Reading in the Abortion Clinic
: Meanings of the Body in Derrida and Coetzee

  • Richard John Lyus

    Student thesis: Doctoral Thesis


    This interdisciplinary thesis brings together a Derridean reading of J.M. Coetzee's 1999 novel Disgrace and my own clinical experience of working as a doctor, to examine how the fetal body and its destruction are experienced and conceptualised in the practice and discussion of abortion. In Derrida, ethics is frequently reframed as responsibility. This reframing makes ethics a matter of our ability to respond and of the interpretation of our responses. The ambiguity of these terms is exploited by Derrida to open up the field of ethics to concern any kind of response, including those made automatically by living beings. Consequently, Derrida sketches an account of ethics in which responsibility operates at the level of anatomy and physiology. Fetal life and its destruction both illuminates, and is illuminated by, this account of responsibility. Coetzee’s novel further illuminates the networks of sexual response and responsibility in which abortion exists and is interpreted, and again bridges the domains of physiology and ethics.

    Chapter One examines the 2010 report produced by The Royal College of Obstetricians and Gynaecologists, which concludes that fetuses are not capable of awareness, and specifically are not capable of pain. This conclusion informs both medical practice and political debate. However, I argue that while the report claims to restrict its remit and methodology to scientific evidence, it in fact provides no scientific answer to the question of fetal awareness, and I demonstrate how the report depends in various places on a circular reasoning that the report both acknowledges and ignores. I suggest that the RCOG report is best understood as an argument for a certain philosophical attitude towards the question of what meaningful subjectivity is and is not. This question is framed in the report by a distinction between meaningful and meaningless gestures or signs. To examine this distinction, I use Derrida’s analysis of the Husserlian concept of the sign in Speech and Phenomena (1967), and Derrida’s critique of a comparable distinction in Descartes, which Derrida analyses in The Animal That Therefore I Am (2002). I argue that rendering certain gestures meaningless derives from a deeply unsympathetic and Cartesian disposition towards the body, and to animality in general, including the kind of animality to which the RCOG report itself explicitly compares the fetus.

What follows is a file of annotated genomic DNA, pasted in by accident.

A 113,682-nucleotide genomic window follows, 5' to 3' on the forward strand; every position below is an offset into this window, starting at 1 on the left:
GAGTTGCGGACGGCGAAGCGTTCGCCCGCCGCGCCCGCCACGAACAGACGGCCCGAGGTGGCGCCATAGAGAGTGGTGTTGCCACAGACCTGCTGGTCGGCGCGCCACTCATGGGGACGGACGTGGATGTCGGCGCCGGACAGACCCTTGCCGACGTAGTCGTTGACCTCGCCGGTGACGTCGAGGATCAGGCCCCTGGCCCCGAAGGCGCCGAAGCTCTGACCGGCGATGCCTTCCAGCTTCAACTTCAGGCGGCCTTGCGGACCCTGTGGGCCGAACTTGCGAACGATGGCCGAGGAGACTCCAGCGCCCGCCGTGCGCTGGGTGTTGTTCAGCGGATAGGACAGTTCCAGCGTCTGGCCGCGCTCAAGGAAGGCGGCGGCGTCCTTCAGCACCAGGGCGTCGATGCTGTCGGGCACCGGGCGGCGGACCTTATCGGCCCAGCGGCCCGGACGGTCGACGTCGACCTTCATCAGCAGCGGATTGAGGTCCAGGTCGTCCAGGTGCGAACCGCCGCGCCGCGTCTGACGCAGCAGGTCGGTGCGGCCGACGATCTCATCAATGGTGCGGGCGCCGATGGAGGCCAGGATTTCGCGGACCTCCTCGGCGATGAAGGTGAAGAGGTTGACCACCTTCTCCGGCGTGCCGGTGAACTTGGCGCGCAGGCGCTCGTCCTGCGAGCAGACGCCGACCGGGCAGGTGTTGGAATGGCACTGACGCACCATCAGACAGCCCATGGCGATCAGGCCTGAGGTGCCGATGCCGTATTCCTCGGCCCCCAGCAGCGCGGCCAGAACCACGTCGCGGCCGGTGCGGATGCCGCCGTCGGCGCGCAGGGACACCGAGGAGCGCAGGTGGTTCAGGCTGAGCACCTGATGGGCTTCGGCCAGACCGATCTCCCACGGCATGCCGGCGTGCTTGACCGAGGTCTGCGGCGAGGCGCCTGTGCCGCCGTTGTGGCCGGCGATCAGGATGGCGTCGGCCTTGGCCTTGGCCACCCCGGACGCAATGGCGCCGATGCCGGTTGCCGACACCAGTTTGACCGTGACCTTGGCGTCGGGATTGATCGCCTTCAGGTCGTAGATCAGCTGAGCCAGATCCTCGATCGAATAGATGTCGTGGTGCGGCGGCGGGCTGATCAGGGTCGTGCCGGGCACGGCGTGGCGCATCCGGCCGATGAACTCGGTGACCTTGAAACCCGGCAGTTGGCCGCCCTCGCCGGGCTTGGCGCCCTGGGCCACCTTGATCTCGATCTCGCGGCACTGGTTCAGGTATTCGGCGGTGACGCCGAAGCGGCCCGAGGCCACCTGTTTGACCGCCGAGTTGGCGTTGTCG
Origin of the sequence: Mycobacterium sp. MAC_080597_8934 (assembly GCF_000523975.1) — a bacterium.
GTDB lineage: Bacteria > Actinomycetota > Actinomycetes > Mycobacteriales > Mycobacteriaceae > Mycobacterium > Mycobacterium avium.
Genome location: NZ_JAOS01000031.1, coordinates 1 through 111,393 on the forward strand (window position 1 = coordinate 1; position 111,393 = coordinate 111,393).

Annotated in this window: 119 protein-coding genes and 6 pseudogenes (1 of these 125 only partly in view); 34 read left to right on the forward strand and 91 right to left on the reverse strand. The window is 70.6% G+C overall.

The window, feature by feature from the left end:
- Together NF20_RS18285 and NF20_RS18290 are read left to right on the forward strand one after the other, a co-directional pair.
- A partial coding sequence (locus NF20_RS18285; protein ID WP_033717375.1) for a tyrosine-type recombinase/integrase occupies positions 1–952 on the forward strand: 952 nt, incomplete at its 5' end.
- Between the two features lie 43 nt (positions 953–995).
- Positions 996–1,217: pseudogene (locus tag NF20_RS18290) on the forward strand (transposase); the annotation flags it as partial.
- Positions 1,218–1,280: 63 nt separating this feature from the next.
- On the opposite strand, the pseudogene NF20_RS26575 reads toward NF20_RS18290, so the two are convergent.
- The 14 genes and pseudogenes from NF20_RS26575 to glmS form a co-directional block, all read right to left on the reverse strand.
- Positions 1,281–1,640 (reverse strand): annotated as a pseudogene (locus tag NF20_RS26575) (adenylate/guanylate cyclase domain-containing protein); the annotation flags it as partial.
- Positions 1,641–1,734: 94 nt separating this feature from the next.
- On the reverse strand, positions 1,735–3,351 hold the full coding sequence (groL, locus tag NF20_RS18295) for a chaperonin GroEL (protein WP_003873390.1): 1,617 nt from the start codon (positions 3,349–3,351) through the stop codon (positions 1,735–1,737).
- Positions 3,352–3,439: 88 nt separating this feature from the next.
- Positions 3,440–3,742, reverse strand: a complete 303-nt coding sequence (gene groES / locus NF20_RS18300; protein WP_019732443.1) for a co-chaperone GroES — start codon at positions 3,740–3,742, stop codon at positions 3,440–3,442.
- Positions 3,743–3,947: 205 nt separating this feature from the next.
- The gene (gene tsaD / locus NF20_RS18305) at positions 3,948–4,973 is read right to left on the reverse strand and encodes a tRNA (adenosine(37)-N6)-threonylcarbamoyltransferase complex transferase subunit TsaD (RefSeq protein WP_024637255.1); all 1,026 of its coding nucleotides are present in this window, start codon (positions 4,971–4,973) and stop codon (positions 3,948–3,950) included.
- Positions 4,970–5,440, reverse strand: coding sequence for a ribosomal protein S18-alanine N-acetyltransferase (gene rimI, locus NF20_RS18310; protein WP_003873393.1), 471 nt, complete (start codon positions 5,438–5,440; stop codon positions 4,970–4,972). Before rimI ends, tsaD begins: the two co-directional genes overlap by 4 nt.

Chapter Two is concerned with Coetzee's Disgrace, and in particular the decision of Lucy Lurie to continue a pregnancy forced upon her by rape. I examine readings that frame this decision as an act of self-sacrifice, and which thereby tacitly frame the abortion Lucy does not have as a form of fetal or child sacrifice. I develop Andy Lamey’s sacrificial reading of Lucy’s decision in the volume J.M Coetzee and Ethics (2010), in which Lamey draws on the work of René Girard, but I do so by using a more general account of abortion that is offered by the Girardian antiabortion activist Bernadette Waterman Ward. I explore the implications of framing abortion as sacrificial, suggesting not that the term is inappropriate, but that sacrifice and abortion should be used to cultivate responsibility, rather than to determine the conditions of responsibility as Ward—and perhaps Coetzee and his readers—try to do.

    Chapter Three is concerned with the hand as a figure for thought, which plays an important role in the reading of Disgrace offered by Cary Wolfe in the collection Philosophy and Animal Life (2008). I explore the figurative hand-ofthought that is presented by Wolfe, which derives from his reading of Heidegger, Stanley Cavell, and Derrida. I argue that if the hand is a figure for various peculiarly human responses such as thought, this thought must concern our responsibilities. While Heidegger uses the figure of the hand to bring thought into the body, Derrida uses it to bring responsibility into the body, and I give an example of my own bodily experience of responsibility to suggest that our most responsible responses breach the dualist distinctions examined in Chapter One. I conclude that we can meaningfully develop our discourse about abortion, the body, and responsibility, if instead of aspiring to normative ends we follow Derrida’s example, and focus our attention on the space between the responses of the speaking ‘I’ and the responses of a body that exceeds what can be said.
    Date of AwardOct 2019
    Original languageEnglish
    Awarding Institution
    • University of Brighton
    SupervisorJohn Wrighton (Supervisor), Arianne Shahvisi (Supervisor) & Mark Devenney (Supervisor)

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